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Columns

  • Grayson should amend school attendance policy

    By Timothy C. Donley, Mouth of Wilson

    It has come to my attention that the Grayson County school attendance policy is so unreasonably strict that parents who exercise their rights and responsibilities to keep an ill child at home for a few days over the course of the school year may be brought to court, accused of truancy violations.

    The school administration does not trust parents to decide for themselves if an ill child needs medical attention or not, nor are school principals trusted to decide if an absence may be truly excused or not.

  • Bassett thanked for past Christmas parties

    I was Made in America by a Factory Man.

    Starting this letter is difficult.  I have so much to say and I want to be sure that I can convey my gratitude both completely and accurately. So, I’ll just start with the obvious: Mr. John D. Bassett III, thank you.

    Thank you for the Christmas parties and the stockings. I felt so lucky and included to be able to go into that loading dock with my parents and meet everyone that they worked with.

    One caveat however, I always knew that was Ronnie McGrady in that Santa costume.

  • Same-sex marriage worthy of coverage

    In recent weeks Gazette readers have shared plenty of feedback about two news reports that were published on the topic of same-sex marriage. We’ve heard a strong response from both sides.

    Some are happy to see the change that has taken place since federal court rulings resulted in allowing same-sex couples the same marriage rights as other couples. Others have vented, sharing feelings of concern and even anger about the court decision and our coverage decisions.

  • An Open Letter to Shoplifters

    GUEST EDITORIAL

    By Nathan Lyons, Carroll County Commonwealth’s Attorney; and Douglas Vaught, Grayson County Commonwealth’s Attorney and Galax City Attorney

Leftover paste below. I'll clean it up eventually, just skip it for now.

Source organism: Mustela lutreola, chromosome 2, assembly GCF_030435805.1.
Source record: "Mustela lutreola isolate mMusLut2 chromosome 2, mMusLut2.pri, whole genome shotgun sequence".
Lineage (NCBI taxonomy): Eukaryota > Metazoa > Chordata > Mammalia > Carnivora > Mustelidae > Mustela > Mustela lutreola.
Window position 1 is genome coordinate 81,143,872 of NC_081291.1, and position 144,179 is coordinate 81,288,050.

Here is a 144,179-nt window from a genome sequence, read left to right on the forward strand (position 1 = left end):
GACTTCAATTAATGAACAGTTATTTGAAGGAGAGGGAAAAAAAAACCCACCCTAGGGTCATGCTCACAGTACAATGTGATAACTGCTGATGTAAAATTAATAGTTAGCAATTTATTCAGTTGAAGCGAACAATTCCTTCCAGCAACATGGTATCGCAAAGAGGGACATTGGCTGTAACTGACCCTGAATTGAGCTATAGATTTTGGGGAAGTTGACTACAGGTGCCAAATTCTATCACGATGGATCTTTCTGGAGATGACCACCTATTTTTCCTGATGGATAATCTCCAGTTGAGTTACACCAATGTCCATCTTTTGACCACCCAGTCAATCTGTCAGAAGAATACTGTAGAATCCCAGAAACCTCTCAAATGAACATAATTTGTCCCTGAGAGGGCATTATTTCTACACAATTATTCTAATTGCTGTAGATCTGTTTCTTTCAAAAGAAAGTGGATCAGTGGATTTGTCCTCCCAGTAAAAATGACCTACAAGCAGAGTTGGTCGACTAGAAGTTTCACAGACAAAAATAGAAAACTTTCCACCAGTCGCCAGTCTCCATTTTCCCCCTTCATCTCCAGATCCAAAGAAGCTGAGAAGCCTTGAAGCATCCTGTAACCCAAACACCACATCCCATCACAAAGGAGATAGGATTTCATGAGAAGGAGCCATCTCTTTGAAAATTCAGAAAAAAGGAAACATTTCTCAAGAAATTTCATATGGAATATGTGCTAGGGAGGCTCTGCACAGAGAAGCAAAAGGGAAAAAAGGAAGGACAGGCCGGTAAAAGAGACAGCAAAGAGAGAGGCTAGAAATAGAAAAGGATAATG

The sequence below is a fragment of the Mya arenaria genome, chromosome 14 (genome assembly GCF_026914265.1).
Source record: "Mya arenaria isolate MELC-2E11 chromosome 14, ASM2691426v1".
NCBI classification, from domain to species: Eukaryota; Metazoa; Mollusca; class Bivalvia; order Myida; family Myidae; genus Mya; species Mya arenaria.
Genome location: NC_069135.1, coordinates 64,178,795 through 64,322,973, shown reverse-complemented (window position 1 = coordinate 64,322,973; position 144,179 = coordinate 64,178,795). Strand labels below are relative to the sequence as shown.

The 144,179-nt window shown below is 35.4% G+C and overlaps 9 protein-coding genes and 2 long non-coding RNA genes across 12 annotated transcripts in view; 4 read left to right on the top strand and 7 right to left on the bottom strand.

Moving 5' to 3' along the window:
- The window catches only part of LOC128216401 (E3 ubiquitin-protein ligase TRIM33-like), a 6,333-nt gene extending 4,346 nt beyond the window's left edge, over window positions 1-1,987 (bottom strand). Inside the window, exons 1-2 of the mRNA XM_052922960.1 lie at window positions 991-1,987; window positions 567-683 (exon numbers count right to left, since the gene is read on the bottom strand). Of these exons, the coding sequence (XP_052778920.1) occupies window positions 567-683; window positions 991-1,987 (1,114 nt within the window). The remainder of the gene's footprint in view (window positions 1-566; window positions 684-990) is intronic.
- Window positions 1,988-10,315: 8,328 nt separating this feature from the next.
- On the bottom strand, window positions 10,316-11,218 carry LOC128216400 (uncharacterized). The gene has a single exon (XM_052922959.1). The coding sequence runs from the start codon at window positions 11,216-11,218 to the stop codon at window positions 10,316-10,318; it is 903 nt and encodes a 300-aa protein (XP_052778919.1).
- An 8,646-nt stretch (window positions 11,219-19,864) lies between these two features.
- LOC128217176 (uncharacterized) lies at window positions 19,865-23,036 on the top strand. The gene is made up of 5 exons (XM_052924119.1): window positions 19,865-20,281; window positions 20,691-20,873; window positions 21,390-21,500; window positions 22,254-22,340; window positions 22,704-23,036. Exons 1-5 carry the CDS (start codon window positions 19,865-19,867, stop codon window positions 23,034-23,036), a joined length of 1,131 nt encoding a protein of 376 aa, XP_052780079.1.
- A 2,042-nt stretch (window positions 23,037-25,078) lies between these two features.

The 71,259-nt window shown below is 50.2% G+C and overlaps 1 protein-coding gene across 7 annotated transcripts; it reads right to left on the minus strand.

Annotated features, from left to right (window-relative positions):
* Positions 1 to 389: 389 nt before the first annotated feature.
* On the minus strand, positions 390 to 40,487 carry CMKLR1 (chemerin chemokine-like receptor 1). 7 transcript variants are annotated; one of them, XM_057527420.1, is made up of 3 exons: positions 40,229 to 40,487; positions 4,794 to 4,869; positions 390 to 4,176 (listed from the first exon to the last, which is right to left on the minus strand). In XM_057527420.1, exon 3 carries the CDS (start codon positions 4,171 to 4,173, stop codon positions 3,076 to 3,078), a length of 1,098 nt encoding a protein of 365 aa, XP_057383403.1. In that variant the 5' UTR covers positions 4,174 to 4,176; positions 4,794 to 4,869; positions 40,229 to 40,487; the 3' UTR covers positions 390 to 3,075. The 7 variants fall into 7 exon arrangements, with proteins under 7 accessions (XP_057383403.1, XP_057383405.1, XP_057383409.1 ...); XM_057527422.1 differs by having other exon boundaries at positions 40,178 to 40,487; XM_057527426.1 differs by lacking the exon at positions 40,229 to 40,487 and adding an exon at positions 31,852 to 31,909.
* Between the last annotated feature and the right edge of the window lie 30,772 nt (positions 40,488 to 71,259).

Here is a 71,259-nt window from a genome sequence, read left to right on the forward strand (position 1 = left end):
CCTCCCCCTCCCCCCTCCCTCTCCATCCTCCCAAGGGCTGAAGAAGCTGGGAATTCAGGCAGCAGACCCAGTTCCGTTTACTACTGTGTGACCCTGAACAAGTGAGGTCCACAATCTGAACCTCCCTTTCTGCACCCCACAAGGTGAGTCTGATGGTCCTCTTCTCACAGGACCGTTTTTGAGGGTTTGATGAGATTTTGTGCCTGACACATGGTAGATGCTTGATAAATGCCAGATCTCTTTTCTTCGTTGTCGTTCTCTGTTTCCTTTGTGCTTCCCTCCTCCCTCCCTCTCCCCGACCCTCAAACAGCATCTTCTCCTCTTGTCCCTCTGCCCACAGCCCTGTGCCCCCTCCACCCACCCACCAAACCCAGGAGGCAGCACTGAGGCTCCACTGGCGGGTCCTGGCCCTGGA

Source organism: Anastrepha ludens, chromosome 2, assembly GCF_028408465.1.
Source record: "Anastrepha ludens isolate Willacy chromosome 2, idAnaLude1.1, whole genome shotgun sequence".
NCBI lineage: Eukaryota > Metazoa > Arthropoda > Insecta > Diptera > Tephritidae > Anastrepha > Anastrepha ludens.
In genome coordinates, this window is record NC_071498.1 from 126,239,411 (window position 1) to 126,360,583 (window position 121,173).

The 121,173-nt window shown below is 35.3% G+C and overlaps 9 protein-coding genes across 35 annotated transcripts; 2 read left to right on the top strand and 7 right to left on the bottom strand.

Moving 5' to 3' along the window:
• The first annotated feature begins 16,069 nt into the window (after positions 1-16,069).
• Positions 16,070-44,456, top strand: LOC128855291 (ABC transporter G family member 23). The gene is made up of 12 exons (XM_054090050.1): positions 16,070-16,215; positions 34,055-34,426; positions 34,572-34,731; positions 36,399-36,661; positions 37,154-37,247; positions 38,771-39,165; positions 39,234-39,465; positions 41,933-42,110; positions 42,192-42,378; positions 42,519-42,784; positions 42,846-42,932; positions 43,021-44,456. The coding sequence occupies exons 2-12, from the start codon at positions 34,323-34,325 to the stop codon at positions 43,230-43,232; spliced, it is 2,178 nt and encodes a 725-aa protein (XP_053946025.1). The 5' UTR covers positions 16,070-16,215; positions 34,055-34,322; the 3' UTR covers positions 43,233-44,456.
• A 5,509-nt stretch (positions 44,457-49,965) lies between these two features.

• Carroll should invest in grant writer

    ­When the Carroll County Board of Supervisors agreed to seek out a grant writer to help fund a water park or a pool for the county earlier this month, we can’t help but wonder what went through the former county grant writer’s mind.

    And, we wonder how much more funding the county could have landed for a pool and other projects had they kept Brenda Marrah — who became Galax’s very successful grants administrator after Carroll terminated her position.

  • Healthcare initiatives woefully inadequate

    Gov. Terry McAuliffe’s administration is pushing forward on initiatives designed to expand access to health care to the uninsured in Virginia. Those measures, though an improvement, are woefully inadequate to solve the problem.

    McAuliffe, in his first year in office, was outmaneuvered by a General Assembly that blocked every avenue for executive action to significantly expand government-subsidized health insurance.

  • Galax should consider new school plan carefully

    By John P. Kapp, Galax

    In most controversies there are points in favor of both sides.

    In the controversy over whether to move the elementary school to a rural residential area away from its present location and build an entirely new facility, every point is against and no valid point is in favor of doing it.

    Galax has good schools now. The schools have worked well together for many years. They can share facilities and use city‑owned recreational facilities and exercise facilities near the combined school complex.

  • With declining enrollment, now is not the time to expand city schools

    By Dr. Joseph D. Ray, Galax

    The Galax City School System is full of excellent teachers who care about kids. They work hard, countless hours to educate and guide them to become productive citizens.

    They are caring, loving, and nurturing to students and have their best interest at heart as they teach them not only academic lessons, but lessons about life.

  • Williams' death opens up dialogue about depression

    The world lost an extraordinary talent on Aug. 11, a comic genius whose wit, insight and ability to connect transcended generations and genres both high and low, serious and comic.

    Robin Williams taught us much about ourselves and our culture: As Mork, a goofy alien sent from the planet Ork to learn about human behavior; as an irreverent deejay questioning the Vietnam War; and as a divorced father who disguised himself as an elderly housekeeper so he could see his kids.

    His death may carry still another lesson, one about the devastating costs of mental illness.

  • Convention a passport to lost musical territory

    California-born music writer and critic Greil Marcus once used the term “old, weird America” to refer to the sound of the songs collected on the popular and enduring “Anthology of American Folk Music.”

    The anthology itself was created by another West Coast native, Harry E. Smith, who compiled the three-album set with every American blues, folk and country song he could find. He teased out ballads, “social music” and just plain songs.